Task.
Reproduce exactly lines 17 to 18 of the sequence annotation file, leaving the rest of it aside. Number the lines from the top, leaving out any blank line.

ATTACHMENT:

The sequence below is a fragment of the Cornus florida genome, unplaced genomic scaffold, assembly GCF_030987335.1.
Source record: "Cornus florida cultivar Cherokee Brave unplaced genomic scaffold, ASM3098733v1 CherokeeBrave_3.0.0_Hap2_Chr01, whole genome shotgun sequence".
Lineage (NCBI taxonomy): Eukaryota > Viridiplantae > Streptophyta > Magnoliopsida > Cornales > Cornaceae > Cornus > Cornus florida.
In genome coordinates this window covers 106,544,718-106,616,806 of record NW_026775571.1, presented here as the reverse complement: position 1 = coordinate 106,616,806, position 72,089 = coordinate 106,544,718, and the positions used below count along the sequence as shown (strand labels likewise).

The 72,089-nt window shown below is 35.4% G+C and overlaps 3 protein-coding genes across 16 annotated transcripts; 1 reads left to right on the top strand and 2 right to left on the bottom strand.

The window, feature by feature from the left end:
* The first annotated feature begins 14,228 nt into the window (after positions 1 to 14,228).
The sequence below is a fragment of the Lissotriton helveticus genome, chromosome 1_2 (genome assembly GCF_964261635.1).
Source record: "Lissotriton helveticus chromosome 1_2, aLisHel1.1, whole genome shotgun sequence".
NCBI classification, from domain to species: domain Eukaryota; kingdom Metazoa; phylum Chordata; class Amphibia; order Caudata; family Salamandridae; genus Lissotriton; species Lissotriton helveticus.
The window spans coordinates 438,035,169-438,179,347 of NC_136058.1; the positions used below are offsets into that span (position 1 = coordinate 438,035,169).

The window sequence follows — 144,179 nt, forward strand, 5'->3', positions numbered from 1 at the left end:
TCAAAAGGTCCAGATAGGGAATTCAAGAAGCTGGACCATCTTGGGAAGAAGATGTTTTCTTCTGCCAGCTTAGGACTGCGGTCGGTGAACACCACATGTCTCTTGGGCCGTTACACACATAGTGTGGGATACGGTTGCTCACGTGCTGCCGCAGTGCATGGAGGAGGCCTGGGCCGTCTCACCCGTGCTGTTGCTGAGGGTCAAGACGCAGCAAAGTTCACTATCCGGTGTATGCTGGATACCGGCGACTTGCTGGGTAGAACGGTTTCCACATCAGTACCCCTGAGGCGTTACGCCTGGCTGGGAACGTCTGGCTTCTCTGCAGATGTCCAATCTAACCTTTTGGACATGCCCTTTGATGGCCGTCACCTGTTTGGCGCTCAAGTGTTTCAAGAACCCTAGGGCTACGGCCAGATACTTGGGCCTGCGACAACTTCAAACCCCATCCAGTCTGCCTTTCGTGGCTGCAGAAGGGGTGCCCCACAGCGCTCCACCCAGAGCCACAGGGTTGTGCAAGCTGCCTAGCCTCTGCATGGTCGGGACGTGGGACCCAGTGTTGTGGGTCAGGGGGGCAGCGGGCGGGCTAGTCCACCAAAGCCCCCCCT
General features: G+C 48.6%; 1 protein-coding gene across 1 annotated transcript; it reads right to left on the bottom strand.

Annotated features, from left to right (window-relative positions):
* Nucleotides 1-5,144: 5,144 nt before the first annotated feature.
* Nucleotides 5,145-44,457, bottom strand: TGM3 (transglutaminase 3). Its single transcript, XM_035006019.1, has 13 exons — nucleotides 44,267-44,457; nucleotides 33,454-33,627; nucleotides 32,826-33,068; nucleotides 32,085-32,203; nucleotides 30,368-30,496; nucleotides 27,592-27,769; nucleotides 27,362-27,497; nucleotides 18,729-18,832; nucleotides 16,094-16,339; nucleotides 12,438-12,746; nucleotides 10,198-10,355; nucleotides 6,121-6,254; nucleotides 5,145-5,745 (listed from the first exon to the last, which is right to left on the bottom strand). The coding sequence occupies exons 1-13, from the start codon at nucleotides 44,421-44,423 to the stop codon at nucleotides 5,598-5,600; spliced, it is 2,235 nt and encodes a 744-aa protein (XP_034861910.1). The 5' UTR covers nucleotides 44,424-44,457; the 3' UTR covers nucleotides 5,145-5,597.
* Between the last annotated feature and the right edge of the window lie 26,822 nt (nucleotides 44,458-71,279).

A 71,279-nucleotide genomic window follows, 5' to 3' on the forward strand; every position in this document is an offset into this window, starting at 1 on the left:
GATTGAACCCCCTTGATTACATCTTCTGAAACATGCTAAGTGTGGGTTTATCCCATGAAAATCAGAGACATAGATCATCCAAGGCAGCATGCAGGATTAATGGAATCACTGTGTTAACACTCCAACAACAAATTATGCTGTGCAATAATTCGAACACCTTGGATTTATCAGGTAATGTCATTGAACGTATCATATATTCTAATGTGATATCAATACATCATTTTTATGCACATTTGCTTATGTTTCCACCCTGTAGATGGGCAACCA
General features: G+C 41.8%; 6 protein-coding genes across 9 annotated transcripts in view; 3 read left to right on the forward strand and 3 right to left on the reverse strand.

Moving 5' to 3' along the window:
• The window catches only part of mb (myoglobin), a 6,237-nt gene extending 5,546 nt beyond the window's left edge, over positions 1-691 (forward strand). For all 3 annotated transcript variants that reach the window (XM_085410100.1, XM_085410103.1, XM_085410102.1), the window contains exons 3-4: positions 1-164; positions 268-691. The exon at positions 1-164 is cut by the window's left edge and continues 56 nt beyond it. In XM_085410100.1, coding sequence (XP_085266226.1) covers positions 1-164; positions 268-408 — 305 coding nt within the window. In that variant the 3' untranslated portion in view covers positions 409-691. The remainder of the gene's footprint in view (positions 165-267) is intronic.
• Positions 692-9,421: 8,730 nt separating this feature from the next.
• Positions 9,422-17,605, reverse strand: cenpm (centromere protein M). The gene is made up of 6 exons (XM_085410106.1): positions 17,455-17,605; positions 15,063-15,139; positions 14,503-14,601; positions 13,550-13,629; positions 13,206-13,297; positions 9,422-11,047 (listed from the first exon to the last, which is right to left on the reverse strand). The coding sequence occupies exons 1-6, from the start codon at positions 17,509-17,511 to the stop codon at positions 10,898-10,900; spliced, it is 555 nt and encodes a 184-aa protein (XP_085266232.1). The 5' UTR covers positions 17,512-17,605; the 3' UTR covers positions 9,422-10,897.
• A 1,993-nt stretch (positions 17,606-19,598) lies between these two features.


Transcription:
* Nucleotides 5,145-44,457, bottom strand: TGM3 (transglutaminase 3). Its single transcript, XM_035006019.1, has 13 exons — nucleotides 44,267-44,457; nucleotides 33,454-33,627; nucleotides 32,826-33,068; nucleotides 32,085-32,203; nucleotides 30,368-30,496; nucleotides 27,592-27,769; nucleotides 27,362-27,497; nucleotides 18,729-18,832; nucleotides 16,094-16,339; nucleotides 12,438-12,746; nucleotides 10,198-10,355; nucleotides 6,121-6,254; nucleotides 5,145-5,745 (listed from the first exon to the last, which is right to left on the bottom strand). The coding sequence occupies exons 1-13, from the start codon at nucleotides 44,421-44,423 to the stop codon at nucleotides 5,598-5,600; spliced, it is 2,235 nt and encodes a 744-aa protein (XP_034861910.1). The 5' UTR covers nucleotides 44,424-44,457; the 3' UTR covers nucleotides 5,145-5,597.
* Between the last annotated feature and the right edge of the window lie 26,822 nt (nucleotides 44,458-71,279).